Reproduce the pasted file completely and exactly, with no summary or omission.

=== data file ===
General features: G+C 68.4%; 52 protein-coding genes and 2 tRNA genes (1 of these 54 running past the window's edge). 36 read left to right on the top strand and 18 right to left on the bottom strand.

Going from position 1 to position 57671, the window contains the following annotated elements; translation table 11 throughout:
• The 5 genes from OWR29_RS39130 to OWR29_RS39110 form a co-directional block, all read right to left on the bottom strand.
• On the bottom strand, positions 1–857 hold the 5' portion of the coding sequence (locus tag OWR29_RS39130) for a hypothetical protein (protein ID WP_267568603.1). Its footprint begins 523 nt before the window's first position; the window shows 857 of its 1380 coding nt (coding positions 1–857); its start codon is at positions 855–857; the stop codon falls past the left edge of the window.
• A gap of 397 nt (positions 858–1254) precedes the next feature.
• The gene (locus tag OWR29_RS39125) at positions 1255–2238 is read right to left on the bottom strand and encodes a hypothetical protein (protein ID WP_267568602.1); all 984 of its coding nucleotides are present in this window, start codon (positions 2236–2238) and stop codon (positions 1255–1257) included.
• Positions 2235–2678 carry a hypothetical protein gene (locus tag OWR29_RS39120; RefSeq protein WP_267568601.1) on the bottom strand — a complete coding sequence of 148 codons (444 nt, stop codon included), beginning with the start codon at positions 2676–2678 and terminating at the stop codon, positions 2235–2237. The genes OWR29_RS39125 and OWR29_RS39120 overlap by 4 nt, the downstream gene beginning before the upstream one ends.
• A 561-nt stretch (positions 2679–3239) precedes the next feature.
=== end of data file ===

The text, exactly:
General features: G+C 68.4%; 52 protein-coding genes and 2 tRNA genes (1 of these 54 running past the window's edge). 36 read left to right on the top strand and 18 right to left on the bottom strand.

Going from position 1 to position 57671, the window contains the following annotated elements; translation table 11 throughout:
• The 5 genes from OWR29_RS39130 to OWR29_RS39110 form a co-directional block, all read right to left on the bottom strand.
• On the bottom strand, positions 1–857 hold the 5' portion of the coding sequence (locus tag OWR29_RS39130) for a hypothetical protein (protein ID WP_267568603.1). Its footprint begins 523 nt before the window's first position; the window shows 857 of its 1380 coding nt (coding positions 1–857); its start codon is at positions 855–857; the stop codon falls past the left edge of the window.
• A gap of 397 nt (positions 858–1254) precedes the next feature.
• The gene (locus tag OWR29_RS39125) at positions 1255–2238 is read right to left on the bottom strand and encodes a hypothetical protein (protein ID WP_267568602.1); all 984 of its coding nucleotides are present in this window, start codon (positions 2236–2238) and stop codon (positions 1255–1257) included.
• Positions 2235–2678 carry a hypothetical protein gene (locus tag OWR29_RS39120; RefSeq protein WP_267568601.1) on the bottom strand — a complete coding sequence of 148 codons (444 nt, stop codon included), beginning with the start codon at positions 2676–2678 and terminating at the stop codon, positions 2235–2237. The genes OWR29_RS39125 and OWR29_RS39120 overlap by 4 nt, the downstream gene beginning before the upstream one ends.
• A 561-nt stretch (positions 2679–3239) precedes the next feature.